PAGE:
CAMERA CLUB: Putting fireworks in the frame

Guy Fawkes Night! I do try to get out to photograph organised fireworks displays, although the Covid-19 mess is in the way this year.

By Ivor Rackham
Thursday, 5th November 2020, 12:00 am
Fireworks captured by Ivor Rackham.
Fireworks captured by Ivor Rackham.

I enjoy night-time photography anyway and setting the exposure correctly to capture the movement of the fireworks’ explosions and the trailing sparks without over-exposing them is a pleasing technical challenge.

Most hobbyist cameras have dedicated fireworks modes. Select that and see what exposure settings your camera’s manufacturer recommends. That mode makes a good starting point for adjusting your exposure manually. If your camera doesn’t have a fireworks mode, then try a 4-second shutter value and under expose by about 1 stop. Start from ISO 200 at f/4 or ISO 100 at f/2.8 and adjust from there. Estimate the focussing distance so you get the explosions sharp; you may need to manually focus, so try focussing on the launching point. That and a short focal length should achieve enough depth of field for sharp images.

Next, think about adding some foreground interest to the photo. That can make the shot far more interesting than just capturing the firework exploding in the sky. However, it brings an additional challenge of exposing and focussing for both the foreground and the firework, especially if the foreground is dark. To get both in focus, reduce your aperture and increase the ISO. Also, bracketing multiple images at different exposures and focussing distances and then combining them in post processing can work. Additionally, your camera might have special features like Live Composite Mode, which can help you capture great photos. Photography apps can help too.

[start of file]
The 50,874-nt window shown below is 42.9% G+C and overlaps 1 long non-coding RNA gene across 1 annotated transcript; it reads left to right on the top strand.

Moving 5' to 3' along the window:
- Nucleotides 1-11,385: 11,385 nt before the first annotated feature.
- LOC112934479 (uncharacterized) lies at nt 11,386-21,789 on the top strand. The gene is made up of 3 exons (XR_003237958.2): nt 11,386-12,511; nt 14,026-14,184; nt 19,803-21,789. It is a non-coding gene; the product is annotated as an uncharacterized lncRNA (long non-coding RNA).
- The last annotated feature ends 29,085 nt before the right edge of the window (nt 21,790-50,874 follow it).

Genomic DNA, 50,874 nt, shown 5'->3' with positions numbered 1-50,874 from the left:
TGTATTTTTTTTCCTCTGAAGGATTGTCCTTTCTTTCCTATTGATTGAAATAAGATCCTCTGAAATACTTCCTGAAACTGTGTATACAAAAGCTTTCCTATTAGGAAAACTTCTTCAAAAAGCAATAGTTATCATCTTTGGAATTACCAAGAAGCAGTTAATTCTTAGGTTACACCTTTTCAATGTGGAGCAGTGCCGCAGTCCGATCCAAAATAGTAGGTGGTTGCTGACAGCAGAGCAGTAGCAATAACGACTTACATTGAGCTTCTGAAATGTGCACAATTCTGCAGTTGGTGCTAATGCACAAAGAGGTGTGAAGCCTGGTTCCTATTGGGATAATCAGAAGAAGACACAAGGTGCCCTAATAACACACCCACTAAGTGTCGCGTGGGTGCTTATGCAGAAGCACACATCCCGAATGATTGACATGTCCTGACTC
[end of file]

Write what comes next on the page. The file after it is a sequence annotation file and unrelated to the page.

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Although I photograph them, I do have mixed feeling about fireworks. Pets plus both farm and wild animals are upset by the explosions. Furthermore, this night isn’t a cause for celebration for everyone. A friend who worked as a nurse in A&E saw more than his fair share of burns from fireworks. Consequently, he loathed this night. I also once saw Guy Fawkes Night start an ugly sectarian argument. Is photographing something that isn’t acceptable to some people something to avoid? Capturing a subject can be misconstrued as celebrating it, especially when shooting something contentious. A few years ago, someone complained to me about a video of a fox hunt on a news website. Strongly opposed hunting, they considered the video a celebration of the hunt. Yet, it was nothing more than a news report with no opinion given either way. Similarly, a friend photographed street art through the window of a train. When he posted it, he was met with a tirade from a railway worker who said he was encouraging both dangerous trespassing and vandalism. Later, a street photographer friend received politically motivated derogatory comments for photographing environmental protesters.

Photographers’ beliefs are not necessarily aligned with the subjects they photograph. Throwing abuse at photographers has become more common in the last few years with the resurgence of extreme popularist politics. Of course, this issue lies with the viewer and not the photographer. But what should we photographers do? Do we just shoot wishy-washy photos with no meaning? Or should we be prepared to challenge, shock or offend.

It’s easy to like a photo of a dolphin leaping from the sea, or the sun rising above Bamburgh Castle, or the waves crashing onto the lighthouse in Amble. However, I particularly enjoy more challenging art. Seeing images that confront my beliefs or elicit strong emotional responses takes photography to a new level. Maybe we should be pleased when our photos prompt negative comments because that means we made someone think.

Light the blue touchpaper and retire!